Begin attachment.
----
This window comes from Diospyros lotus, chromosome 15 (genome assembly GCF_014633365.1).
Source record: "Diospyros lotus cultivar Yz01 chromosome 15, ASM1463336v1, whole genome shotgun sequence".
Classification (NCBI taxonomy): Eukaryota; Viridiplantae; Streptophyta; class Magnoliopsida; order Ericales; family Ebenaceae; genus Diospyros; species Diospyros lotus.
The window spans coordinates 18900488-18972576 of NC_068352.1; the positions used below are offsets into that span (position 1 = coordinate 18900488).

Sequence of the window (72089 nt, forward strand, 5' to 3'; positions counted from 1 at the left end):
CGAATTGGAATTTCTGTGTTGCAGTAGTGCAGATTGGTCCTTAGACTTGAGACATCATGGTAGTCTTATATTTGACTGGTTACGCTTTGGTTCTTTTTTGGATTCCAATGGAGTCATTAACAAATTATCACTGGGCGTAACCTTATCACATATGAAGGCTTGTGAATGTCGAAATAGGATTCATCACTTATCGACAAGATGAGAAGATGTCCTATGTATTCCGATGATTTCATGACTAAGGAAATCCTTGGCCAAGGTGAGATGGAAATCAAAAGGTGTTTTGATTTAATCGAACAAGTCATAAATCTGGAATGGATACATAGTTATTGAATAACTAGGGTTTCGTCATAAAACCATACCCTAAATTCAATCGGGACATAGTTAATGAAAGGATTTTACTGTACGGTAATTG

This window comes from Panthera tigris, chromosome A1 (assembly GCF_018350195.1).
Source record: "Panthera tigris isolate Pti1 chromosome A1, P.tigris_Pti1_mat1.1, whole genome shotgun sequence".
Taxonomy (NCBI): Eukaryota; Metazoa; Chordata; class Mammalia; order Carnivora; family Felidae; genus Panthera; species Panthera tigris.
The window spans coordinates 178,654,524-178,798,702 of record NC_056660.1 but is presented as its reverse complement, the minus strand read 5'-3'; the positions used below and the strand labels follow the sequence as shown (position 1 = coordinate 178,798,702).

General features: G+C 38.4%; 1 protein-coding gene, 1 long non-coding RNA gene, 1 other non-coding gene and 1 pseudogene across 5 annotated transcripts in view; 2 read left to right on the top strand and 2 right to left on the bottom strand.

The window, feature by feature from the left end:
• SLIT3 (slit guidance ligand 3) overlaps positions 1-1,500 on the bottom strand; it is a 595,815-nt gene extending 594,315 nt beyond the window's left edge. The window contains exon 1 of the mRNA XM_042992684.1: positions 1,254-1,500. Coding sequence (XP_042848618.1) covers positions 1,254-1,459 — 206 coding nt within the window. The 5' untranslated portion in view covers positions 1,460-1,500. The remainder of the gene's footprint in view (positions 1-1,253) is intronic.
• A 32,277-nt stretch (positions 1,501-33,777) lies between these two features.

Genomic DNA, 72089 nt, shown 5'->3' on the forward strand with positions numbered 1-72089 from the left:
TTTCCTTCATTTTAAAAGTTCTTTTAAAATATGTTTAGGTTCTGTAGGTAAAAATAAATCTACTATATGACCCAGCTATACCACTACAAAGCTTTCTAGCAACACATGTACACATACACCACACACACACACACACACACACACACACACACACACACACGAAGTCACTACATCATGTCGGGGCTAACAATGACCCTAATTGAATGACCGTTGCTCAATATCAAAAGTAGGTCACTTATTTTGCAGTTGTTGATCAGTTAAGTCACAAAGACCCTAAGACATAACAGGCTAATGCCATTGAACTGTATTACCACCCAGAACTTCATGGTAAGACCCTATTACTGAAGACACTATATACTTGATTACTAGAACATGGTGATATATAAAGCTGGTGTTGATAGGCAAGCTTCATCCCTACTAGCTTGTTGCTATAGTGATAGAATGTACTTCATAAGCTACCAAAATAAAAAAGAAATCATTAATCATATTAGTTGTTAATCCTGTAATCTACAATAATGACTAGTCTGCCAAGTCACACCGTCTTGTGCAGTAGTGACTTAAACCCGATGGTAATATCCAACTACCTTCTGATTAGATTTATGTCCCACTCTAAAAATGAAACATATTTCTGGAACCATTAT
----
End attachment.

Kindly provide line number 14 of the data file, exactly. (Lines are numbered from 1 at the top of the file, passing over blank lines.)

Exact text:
• A 32,277-nt stretch (positions 1,501-33,777) lies between these two features.